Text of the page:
The man showing the property identified himself by name, and he wore a badge with his picture and “JWB Real Estate” printed on it. He was handing out rental application forms, so Hyman filled one out. About two weeks later, the man called her to set up a meeting at the house to sign a lease and pay the rent for the house.

Hyman said it was a standard lease, like the ones she signed earlier when renting. She said the agent agreed to let her family move in a week early and she used her government-issued debit card to pay $250 to move in during the last week of September. She also paid $250 for a pet deposit and an additional $1,800 for the first October’s rent and security deposit, she said. That’s a total of $2,300, paid from her husband’s government disability award.

Hyman said the agent used a card reader to withdraw money from a debit card and got a receipt with what looked like a legitimate watermark, she said. The family used their remaining funds to make a JEA deposit to turn on the lights, then moved in.

How to avoid scams

Rental scams are common in our area, Tom Stephens, president of the Better Business Bureau’s Northeast Florida office, told News4Jax. And real estate agents across the country have reported similar scams, especially with fewer properties available to rent or buy.

The FBI warned in July that scams were increasing as scammers took advantage of tenants who felt they needed to act quickly for fear of missing out.

USA.gov, run by the federal government, says renters should beware if:

  • The advertised price is much lower than that of similar properties.
  • Listings for the property have grammatical and spelling errors, or use too many capitals.
  • The ad uses uncommon spellings, such as “favor” instead of “favor”.
  • You can only work with an agent. The agent says the owner is too busy, out of the country or otherwise unavailable to handle the rental.
  • The landlord or agent asks you to sign the lease before seeing the rental property.
  • The landlord or agent is unable to let you into the house or apartment or charges you a fee to view it.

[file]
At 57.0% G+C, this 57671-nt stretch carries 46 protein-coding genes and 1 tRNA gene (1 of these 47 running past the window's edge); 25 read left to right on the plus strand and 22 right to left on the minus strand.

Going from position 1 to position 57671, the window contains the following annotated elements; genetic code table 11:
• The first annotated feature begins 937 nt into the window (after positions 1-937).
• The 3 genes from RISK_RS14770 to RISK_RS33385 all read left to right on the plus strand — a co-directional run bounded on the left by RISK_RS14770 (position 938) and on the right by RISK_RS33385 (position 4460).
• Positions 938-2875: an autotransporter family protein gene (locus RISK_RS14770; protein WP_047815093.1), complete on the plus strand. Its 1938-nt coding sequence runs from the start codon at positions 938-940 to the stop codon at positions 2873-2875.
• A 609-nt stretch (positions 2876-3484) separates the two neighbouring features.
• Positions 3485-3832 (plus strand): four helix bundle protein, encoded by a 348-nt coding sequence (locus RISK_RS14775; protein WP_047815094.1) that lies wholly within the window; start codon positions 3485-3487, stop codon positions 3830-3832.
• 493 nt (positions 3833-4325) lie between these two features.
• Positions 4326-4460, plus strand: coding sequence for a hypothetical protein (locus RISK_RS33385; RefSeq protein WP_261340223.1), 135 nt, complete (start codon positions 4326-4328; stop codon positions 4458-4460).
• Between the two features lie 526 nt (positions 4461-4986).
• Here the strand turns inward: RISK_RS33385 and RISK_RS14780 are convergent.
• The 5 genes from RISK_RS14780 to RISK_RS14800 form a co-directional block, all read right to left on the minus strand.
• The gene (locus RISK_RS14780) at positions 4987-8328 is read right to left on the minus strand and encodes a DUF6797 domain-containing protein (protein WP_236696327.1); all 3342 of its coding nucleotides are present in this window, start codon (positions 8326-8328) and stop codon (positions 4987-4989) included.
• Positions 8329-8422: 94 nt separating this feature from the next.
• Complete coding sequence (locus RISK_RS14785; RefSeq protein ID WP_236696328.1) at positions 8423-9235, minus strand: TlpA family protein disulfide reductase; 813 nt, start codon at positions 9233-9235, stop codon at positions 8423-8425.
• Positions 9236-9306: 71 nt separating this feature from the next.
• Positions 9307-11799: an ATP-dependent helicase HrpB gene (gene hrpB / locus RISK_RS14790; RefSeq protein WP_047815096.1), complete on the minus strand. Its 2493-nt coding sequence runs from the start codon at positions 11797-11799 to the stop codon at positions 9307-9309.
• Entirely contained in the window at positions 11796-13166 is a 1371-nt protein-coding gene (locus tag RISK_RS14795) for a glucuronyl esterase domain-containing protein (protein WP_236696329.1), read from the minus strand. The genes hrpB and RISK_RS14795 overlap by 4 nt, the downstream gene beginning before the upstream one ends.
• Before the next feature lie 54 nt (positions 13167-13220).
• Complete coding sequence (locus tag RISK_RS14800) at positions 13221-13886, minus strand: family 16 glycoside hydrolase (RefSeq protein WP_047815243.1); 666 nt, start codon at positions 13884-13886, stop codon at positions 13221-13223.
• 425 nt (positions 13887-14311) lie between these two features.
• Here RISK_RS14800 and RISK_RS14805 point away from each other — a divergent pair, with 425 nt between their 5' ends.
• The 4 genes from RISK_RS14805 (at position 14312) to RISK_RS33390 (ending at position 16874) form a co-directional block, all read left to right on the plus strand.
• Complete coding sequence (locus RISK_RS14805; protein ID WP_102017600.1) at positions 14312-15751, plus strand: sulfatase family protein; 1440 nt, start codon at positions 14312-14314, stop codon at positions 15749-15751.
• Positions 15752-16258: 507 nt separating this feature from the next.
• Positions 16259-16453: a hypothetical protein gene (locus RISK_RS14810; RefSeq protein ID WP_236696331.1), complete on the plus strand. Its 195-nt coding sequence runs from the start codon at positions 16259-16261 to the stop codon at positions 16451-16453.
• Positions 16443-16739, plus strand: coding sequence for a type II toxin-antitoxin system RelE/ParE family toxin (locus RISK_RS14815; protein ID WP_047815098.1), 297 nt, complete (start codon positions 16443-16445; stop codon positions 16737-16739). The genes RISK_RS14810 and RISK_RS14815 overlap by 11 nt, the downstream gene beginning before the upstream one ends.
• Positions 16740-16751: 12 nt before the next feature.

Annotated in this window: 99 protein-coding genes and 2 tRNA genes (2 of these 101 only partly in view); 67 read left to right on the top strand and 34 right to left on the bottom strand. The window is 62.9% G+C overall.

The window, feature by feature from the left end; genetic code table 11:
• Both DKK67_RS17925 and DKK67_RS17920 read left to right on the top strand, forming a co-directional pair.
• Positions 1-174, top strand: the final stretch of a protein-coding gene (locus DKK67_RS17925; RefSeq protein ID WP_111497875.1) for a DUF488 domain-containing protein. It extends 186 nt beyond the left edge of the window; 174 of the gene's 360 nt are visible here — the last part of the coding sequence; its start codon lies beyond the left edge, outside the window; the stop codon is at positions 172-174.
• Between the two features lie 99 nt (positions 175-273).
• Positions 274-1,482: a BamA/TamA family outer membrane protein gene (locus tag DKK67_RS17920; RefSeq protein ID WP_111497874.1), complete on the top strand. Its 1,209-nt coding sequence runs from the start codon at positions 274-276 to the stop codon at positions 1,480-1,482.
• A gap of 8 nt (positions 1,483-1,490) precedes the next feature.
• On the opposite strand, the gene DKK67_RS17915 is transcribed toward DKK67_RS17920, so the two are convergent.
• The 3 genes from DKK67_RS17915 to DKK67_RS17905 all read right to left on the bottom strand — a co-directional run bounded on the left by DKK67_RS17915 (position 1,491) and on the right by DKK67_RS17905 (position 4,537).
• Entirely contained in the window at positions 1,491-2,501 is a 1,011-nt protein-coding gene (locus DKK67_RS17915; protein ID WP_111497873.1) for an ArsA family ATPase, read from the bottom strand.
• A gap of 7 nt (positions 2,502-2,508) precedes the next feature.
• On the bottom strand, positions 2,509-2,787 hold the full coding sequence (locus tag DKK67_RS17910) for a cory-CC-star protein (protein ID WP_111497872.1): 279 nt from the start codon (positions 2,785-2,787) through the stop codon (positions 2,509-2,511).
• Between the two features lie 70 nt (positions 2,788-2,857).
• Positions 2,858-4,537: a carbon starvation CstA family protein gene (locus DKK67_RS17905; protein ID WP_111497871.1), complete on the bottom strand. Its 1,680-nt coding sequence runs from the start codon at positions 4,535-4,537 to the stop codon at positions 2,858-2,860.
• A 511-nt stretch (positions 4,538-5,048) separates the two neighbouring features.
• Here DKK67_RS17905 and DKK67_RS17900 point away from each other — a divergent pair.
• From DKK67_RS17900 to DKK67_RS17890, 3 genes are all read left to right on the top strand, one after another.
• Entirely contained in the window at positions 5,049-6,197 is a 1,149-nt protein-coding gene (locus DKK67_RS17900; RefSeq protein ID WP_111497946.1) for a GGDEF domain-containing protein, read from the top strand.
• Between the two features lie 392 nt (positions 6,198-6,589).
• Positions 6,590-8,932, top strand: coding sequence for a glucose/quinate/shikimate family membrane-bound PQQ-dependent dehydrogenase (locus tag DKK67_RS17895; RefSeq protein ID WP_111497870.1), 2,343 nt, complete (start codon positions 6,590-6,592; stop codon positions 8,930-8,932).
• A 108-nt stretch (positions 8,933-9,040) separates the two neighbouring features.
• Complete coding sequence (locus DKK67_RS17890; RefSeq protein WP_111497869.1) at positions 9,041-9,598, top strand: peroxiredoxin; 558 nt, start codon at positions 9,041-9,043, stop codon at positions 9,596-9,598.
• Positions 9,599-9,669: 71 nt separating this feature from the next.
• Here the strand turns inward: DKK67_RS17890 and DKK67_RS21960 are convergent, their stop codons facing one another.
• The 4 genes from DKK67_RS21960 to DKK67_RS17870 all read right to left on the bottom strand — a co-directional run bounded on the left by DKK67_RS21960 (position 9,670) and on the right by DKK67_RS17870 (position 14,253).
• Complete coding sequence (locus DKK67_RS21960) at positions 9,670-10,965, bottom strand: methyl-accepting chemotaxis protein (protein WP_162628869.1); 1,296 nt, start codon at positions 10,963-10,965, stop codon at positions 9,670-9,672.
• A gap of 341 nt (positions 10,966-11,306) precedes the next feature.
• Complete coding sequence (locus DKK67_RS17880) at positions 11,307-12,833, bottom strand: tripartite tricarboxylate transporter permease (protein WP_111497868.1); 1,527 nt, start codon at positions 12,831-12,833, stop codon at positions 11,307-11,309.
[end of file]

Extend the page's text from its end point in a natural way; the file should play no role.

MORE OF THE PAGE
• The owner or agent uses high pressure sales tactics. They can entice you to rent quickly before someone else gets the property.

BBB’s Stephens said the scam Hyman faced was clever and unique. The only thing he noticed, he said, was that the rental agreement was not printed on JWB letterhead. Most agencies would want to promote their name, he said.
Additional tips: If you meet a property agent or manager somewhere other than their office, always get the business address and confirm that it exists. You can also check the address online.

Stephens also recommends checking the person’s name on Google to see if it comes up associated with anything negative. And since real estate agents must be licensed by the state, check their license with the Florida Department of Business and Professional Regulation.

Protect your property

If you’re a homeowner, Northeast Florida court clerks publish a program to stop scammers from steal your home, land or commercial property.

Clerks in six counties — Baker, Clay, Duval, Nassau, Putnam and St. Johns — are urging people to sign up for real estate fraud alert services. The program provides an alert when an official document is registered in your name.

The program won’t stop fraud, clerks say, but it will quickly alert you that something is wrong and you should contact law enforcement, seek legal advice or even file a lawsuit in civil court.

You can subscribe to alerts on ProtectYourFloridaProperty.com.